CHILDHOOD VACCINES ARE A PART OF THE AUTISM DEBATE. Some parents say the multiple, wide-ranging vaccines now given to children before they enter kindergarten play a role in autism development. Much of the controversy seems to stem from live viral vaccines, and the amount of mercury they transmit into a child’s body, (some say these mercury levels even exceed safe levels for adult fish consumption). The International Child Development Resource Center, which has done many studies on ADHD and autism, shows that children with the highest level of mercury exposure have a 6.6 fold increase in autism over those with lowest mercury levels.

THE BOTTOM LINE ON ADHD DRUGS. ADHD drugs do not tend to boost focus and attentiveness, or actual learning or retention.


  • Reduce sugar.
  • Eat green salads, high vegetable proteins (beans, soy foods, nuts, seeds), whole grains, plenty of fresh  fruits and vegetables… no junk fast foods.
  • Use organically grown foods when possible.
  • Include calming tryptophan-rich foods like turkey, tuna, wheat germ, yogurt and eggs.
  • Add EPA-rich foods: seafoods and sea veggies, spinach, cantaloupe, soy foods.
  • Stay away from fats in fried foods, baked goods and snack foods which disrupt brain functions.

Use the following natural therapy program to help strengthen a child’s gut microbiota, nervous system, increase learning, information retention, increase cognitive skills, and focus:






Help our children feel relaxed, calm, and focused without the side effects conventional drugs cause.

Are High-Carbohydrate Diets Bad for Your Brain?

Want better brain function? Maybe you should lay off the carbs, especially sugar and processed grains.

Recent research from Tufts University links high carbohydrate intake to greater risk of mild cognitive impairment. Diets heavy in sugar and complex carbohydrates, such as processed grains, could particularly contribute to risk by affecting the body’s glucose and insulin metabolism.

“Cognitive deficits have been observed in older people with impaired glucose tolerance, and insulin insensitivity and diabetes are risk factors for cognitive decline and dementia,” said Tammy Scott, PhD, a scientists at Tufts HNRCA Nutrition and Neurocognition Laboratory. “We’re not certain about the mechanisms, but possibilities include increased oxidative stress and impaired transport of glucose to the brain.”

Related Infographic: 13 Super Brain Foods You Can Find in the Grocery Store.

Related Product: Carbo Grabbers with Chromium

Researchers at the Mayo Clinic, published in the Journal of Alzheimer’s Disease, reported that people 70 and older who ate the most carbs in relation to protein and fat were at nearly four times the risk of developing mild cognitive impairment. Risk also rose with a diet heavy in sugar. on the other hand, study participants who consumed more protein and fat relative to cars were less likely to become cognitively impaired.

“We think it’s important that you eat a healthy balance of protein, carbohydrates and fat,” Roberts said, “because each of these nutrients has an important role in the body.”

In this study, not everyone with mild cognitive impairment went on to develop Alzheimer’s disease or other dementias, but many did.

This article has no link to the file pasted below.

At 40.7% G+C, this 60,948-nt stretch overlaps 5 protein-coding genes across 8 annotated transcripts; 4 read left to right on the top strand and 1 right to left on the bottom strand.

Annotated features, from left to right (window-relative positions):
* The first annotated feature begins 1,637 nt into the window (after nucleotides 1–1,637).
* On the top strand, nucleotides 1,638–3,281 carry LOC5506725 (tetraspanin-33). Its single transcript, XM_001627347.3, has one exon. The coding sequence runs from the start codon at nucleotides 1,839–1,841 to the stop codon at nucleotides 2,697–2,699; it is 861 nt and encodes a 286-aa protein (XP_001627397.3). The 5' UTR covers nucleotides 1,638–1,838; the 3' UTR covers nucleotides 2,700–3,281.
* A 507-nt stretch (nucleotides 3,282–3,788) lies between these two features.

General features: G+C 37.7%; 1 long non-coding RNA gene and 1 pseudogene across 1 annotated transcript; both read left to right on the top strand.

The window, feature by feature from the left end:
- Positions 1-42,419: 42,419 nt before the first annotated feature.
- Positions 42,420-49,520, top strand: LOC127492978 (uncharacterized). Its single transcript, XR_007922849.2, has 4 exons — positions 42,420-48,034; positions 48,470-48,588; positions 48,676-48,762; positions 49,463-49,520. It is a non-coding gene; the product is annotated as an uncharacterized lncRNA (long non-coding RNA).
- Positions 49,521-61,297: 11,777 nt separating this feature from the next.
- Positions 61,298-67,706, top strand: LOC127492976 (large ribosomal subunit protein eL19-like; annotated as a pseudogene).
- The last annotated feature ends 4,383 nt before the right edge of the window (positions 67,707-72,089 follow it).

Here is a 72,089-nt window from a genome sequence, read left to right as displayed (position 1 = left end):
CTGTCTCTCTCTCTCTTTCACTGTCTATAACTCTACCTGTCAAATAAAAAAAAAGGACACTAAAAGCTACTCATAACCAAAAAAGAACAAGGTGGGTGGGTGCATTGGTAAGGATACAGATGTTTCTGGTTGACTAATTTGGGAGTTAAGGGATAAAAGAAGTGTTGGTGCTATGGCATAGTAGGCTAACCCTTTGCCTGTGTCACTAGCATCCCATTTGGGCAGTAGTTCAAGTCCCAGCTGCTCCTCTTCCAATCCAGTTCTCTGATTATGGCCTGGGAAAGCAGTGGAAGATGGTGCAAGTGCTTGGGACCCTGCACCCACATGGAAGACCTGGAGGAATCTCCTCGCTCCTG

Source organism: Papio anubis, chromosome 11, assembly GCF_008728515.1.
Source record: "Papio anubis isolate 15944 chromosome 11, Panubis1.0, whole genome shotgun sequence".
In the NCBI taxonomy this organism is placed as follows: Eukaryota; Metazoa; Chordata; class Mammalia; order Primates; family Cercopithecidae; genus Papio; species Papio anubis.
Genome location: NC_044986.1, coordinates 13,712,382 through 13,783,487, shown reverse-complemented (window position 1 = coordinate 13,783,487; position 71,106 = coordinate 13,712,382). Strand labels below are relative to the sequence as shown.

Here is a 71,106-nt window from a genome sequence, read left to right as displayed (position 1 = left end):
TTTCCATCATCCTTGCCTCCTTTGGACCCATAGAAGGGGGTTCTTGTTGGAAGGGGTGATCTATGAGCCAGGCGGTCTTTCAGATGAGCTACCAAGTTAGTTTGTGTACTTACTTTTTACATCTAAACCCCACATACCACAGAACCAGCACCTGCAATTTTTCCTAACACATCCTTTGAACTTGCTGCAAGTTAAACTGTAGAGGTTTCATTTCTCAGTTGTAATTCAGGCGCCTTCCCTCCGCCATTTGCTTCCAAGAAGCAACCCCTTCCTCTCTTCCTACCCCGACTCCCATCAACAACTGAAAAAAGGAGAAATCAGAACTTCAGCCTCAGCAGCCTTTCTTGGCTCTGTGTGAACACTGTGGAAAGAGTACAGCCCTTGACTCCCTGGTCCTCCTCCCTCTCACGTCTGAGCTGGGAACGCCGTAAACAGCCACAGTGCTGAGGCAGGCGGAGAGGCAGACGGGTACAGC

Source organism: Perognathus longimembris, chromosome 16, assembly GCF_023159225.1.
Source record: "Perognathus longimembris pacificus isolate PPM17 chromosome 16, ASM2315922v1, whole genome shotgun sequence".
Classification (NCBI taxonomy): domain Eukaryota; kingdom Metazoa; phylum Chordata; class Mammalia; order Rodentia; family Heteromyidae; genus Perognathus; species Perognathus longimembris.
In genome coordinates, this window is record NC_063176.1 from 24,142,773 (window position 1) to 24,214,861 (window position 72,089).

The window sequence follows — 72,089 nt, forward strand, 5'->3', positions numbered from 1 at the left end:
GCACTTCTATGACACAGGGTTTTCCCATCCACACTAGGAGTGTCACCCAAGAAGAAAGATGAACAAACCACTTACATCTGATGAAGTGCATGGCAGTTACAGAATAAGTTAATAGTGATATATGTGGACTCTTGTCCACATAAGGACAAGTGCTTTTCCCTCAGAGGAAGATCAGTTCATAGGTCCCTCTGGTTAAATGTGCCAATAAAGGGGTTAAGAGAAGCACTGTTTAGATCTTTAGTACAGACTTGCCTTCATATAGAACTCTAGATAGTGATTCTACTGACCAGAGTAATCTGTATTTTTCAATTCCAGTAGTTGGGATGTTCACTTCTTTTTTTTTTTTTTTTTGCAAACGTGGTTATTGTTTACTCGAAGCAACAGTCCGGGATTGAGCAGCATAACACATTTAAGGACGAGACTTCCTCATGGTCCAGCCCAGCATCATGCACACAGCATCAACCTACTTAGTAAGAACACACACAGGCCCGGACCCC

“If we can stop people from developing mild cognitive impairment, we hope we can stop people from developing dementia,” Roberts said.

Participants in the study who reported the highest carbohydrate intake at the beginning of the study were about 2 times likelier to develop mild cognitive impairment. But those with diets high in fat were 42% less likely to suffer cognitive impairment. And those with a higher intake of protein had a relative reduced risk of 21%.

Click HERE for more on ‘Healthy Living & Protecting Brain Health’.

Which Carbs Contribute Most to Cognitive Decline?

  • High carbohydrates impact your glucose and insulin metabolism. “Sugar fuels the brain — so moderate intake is good. however, high levels of sugar may actually prevent the brain from using the sugar, similar to what we see with type 2 diabetes,” Roberts said.
  • Simple carbohydrates that are low in fiber, such as pasta, white bread and other refined grains, cause spikes in blood sugar because the body quickly converts them into glucose.
  • Whole grains, beans and vegetables retain the fiber and nutrients of the grain’s bran and germ, which are lost in processing. Because these carbs are digested slower, they have a less dramatic effect on blood sugar — and thus may be better for the brain.

Click HERE for more on Brain Health supplements and herbs.

13 Tips For Healthy Aging, And More (Reposted from my Healthy Living Blog With Additional Notes)

The fountain of youth … a magical elixir that prevents aging, illness and death.

It sounds great, but for those of us with a more realistic outlook on life, we can do simple things right now to feel good and to help give our bodies their best shot at longevity.

Here are 13 of them:

13 Ways to Age Healthy

1. Stay active. Keep moving. Walk, work in the garden, play tennis or golf. Do anything that sounds fun if you can. Not all of us will be skydiving on our 80th birthday, but regular activity keeps the circulatory and respiratory systems in better shape, burns calories, warms us up, and helps lower the risk of debilitating diseases. And it’s good stress therapy.

2. Use your brain every day. Do mental math, crossword puzzles, jumbles, etc. Keep those neurons firing and active to help preserve healthy neural pathways. Also eat brain foods and brain supplements known to support brain health and function.